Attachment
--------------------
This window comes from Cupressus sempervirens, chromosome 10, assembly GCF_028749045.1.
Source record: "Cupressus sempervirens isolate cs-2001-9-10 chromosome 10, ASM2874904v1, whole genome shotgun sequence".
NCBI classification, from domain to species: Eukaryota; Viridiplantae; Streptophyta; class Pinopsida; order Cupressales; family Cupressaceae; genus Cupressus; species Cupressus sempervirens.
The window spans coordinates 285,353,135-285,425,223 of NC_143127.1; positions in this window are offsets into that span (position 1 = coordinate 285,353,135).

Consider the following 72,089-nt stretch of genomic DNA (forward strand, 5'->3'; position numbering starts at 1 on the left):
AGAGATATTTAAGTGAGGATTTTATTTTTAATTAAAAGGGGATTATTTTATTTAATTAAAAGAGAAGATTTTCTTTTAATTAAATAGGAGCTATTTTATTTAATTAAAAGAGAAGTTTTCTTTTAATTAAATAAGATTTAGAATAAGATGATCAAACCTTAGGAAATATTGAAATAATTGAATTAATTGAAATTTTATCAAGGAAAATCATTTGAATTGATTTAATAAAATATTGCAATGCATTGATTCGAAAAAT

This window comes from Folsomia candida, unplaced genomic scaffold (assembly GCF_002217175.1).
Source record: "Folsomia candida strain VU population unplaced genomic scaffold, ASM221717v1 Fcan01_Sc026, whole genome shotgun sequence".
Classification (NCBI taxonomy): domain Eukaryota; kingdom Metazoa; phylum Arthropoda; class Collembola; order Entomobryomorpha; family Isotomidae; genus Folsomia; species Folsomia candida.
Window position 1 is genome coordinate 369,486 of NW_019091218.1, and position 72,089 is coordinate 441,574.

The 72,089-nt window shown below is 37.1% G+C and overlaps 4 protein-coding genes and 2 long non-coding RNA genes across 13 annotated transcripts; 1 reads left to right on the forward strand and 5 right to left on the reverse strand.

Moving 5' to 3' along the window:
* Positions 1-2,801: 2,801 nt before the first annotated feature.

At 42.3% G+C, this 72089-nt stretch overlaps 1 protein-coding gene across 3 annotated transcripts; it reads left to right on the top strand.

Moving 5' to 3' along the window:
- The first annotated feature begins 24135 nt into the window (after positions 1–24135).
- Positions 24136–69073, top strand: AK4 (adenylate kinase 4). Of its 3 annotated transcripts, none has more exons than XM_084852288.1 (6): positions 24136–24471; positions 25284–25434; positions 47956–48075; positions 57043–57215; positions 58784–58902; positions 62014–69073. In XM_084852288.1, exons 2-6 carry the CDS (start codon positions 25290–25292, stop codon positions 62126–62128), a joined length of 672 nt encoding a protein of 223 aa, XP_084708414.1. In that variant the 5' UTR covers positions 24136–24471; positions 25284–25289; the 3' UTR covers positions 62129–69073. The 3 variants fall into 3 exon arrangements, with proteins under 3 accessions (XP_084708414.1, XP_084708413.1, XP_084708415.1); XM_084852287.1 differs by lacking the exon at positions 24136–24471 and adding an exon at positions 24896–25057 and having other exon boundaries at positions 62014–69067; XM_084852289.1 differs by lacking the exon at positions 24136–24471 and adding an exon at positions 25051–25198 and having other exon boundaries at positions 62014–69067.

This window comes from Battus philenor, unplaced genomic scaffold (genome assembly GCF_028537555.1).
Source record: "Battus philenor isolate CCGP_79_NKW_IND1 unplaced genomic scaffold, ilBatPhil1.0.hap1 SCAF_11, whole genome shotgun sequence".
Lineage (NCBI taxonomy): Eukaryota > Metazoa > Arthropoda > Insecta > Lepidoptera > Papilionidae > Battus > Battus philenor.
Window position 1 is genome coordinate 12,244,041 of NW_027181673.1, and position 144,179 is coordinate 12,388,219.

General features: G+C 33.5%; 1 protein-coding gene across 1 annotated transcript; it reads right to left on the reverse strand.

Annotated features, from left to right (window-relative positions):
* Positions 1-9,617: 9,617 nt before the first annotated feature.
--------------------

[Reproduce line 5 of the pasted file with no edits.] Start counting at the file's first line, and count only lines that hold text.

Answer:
Consider the following 72,089-nt stretch of genomic DNA (forward strand, 5'->3'; position numbering starts at 1 on the left):